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Microsoft's Gameplan: What They Are Doing and Why

Reproduced with permission from our partner publication, Videogames Transmedia.

Question: Why is Microsoft going first?
Answer: The lesson of the last round was clear. Microsoft launched the Xbox in November, 2001, about 20 months after Sony launched the PlayStation 2. By the time Microsoft sold 1.5 million units, Sony had sold 20 million. It was game over before the start. But going first has its dangers. There is the example of Sega's Dreamcast, which was trounced by the PlayStation 2. And gamers who bought an Xbox just a year or two ago may not be ready to step up with another big purchase, especially if it means they can't play their older games on it. J Allard, general manager of the Xbox platform, says going first will allow Microsoft to "play our game this time," rather than follow the leader.

Q: Why did Microsoft upgrade the technology in Xbox 360?
A: Last year, Microsoft floated specifications that disappointed game developers. The new box, code-named Xenon, only had 256 megabytes of dynamic random access memory. And it lacked a hard disk drive. The bean counters had ruled that including a disk drive was a bad move, from a business view. It didn't get Microsoft a price premium over Sony. And it cost $50, making it the most expensive thing in the box. When the Xbox debuted in 2001, Microsoft was losing $125 on every machine. It never recovered from that money-losing start.

By last year, the hard disk was out. But after getting negative feedback, Microsoft decided to double the DRAM to 512 megabytes and to include a 20-gigabyte hard disk. While that added cost to the box, Microsoft says it found other ways to cut costs. And now the box will be better future-proofed against the Nintendo and Sony boxes. There's less risk that Microsoft will be "Dreamcasted."

Q: Will the Xbox 360 beat the PS3 technically?
A: It's not likely, considering that Microsoft has taken less time to design the Xbox 360 and the PS 3 will be able to take advantage of technology advances that emerge well after Xbox 360's fall 2005 launch date. Microsoft included three IBM PowerPC processors each running at 3.2 gigahertz and each capable of running two threads at once. That means it has six parallel threads. The PS 3 will run at around 4 gigahertz, with one IBM PowerPC processor controlling eight smaller processing elements. One weakness of the Microsoft solution is that the three processors share a relatively small amount of cache, 1 megabyte. Microsoft will also use lower-cost but slower memory, compared to the PS 3's Rambus-based XDR memory and Flex I/O interconnect. Sony is also betting that BluRay high-definition storage disks will give it an advantage. Microsoft, by contrast, is likely to do a better job with the online features than its rivals, analysts say. Developers say that the Sony machine will likely be more powerful, but harder to program.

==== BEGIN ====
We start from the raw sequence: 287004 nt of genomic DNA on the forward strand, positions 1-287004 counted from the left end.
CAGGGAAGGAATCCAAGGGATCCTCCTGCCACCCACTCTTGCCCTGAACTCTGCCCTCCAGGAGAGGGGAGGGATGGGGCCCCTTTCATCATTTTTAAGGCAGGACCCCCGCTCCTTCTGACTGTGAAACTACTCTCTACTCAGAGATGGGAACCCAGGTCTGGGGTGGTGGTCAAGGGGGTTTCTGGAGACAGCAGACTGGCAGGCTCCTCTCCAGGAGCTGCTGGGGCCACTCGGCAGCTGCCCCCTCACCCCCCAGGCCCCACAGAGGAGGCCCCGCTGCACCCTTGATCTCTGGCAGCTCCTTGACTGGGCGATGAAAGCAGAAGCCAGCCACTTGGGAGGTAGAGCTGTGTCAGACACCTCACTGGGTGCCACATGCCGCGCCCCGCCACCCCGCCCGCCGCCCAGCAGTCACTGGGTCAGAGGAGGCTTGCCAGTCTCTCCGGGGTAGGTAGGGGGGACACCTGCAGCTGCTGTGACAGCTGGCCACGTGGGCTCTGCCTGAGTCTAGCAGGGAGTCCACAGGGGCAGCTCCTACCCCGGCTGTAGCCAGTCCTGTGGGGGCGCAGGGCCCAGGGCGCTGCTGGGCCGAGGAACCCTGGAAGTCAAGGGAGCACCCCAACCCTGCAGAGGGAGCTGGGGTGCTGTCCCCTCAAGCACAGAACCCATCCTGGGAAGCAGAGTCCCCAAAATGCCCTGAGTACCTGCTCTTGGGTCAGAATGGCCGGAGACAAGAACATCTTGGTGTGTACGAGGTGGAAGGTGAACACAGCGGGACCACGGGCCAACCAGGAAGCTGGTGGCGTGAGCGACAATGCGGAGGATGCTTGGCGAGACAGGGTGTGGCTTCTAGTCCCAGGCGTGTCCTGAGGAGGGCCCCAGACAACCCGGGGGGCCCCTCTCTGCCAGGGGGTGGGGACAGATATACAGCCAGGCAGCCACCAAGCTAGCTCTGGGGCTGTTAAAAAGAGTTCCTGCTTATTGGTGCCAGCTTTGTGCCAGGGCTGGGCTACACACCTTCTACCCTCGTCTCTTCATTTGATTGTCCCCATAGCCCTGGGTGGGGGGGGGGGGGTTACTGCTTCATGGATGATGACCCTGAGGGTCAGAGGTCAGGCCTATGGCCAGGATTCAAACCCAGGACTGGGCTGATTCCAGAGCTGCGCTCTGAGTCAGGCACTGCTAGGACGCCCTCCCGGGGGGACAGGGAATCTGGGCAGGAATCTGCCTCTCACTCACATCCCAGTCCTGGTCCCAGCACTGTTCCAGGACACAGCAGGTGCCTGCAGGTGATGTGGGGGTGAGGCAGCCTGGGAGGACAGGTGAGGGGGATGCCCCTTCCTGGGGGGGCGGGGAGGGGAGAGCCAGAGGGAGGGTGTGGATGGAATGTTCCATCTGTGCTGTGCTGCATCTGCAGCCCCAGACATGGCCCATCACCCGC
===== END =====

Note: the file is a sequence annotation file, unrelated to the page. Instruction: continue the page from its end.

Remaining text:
Q: Will the lack of HD storage hurt Microsoft?
A: J Allard, general manager of the Xbox platform, says this is the HD era. But he says that neither HD-DVD nor BluRay were going to be ready at the time of launch. On top of that, they would cost a lot of money, perhaps twice as much as a DVD drive, estimates Rob Enderle, an analyst at the Enderle Group. And when Microsoft asked game developers, they cared most about the speed of the drive. The 12x drives were going to be faster, Allard said, and the lack of capacity — 8.5 gigabytes versus BluRay's 33 gigabytes — could be made up for with compression technology. But if BluRay and HD home recording takes off, Microsoft's run with the Xbox 360 won't last as long or as well.

Q: What else can you do on the Xbox 360?
A: Besides games, you can play music, watch photos, and view videos. You can rip music to the Xbox 360 hard drive and share pictures with friends. You can stream music onto the Xbox 360 from any digital music player, even an iPod, using Wi-Fi or Ethernet. Through the Media Center Extender, you can also view videos or recorded TV shows stored on a nearby Media Center PC. A USB 2.0 Webcam will cost extra, but if you have one, you can play games on Xbox live with video chatting.

Q: Why isn't the Xbox 360 a full PC?
A: The Xbox 360 hardware is capable of running Windows, even with emulation on the PowerPC chips. But Microsoft decided that its Media Center PCs and Xbox 360 products should be distinct products. For instance, there's no browser on Xbox Live because Microsoft wants to guarantee that gamers will be looking at Xbox-related web pages and generating eye-ball clicks for advertisers. Making the box PC compatible would also have hurt the PC market. Who would pay more for a PC, if the Xbox 360 was cheaper? But Microsoft did include the Media Center PC Extenders in the Xbox 360, which means that media stored on a PC could be streamed into the Xbox and played on an attached TV set.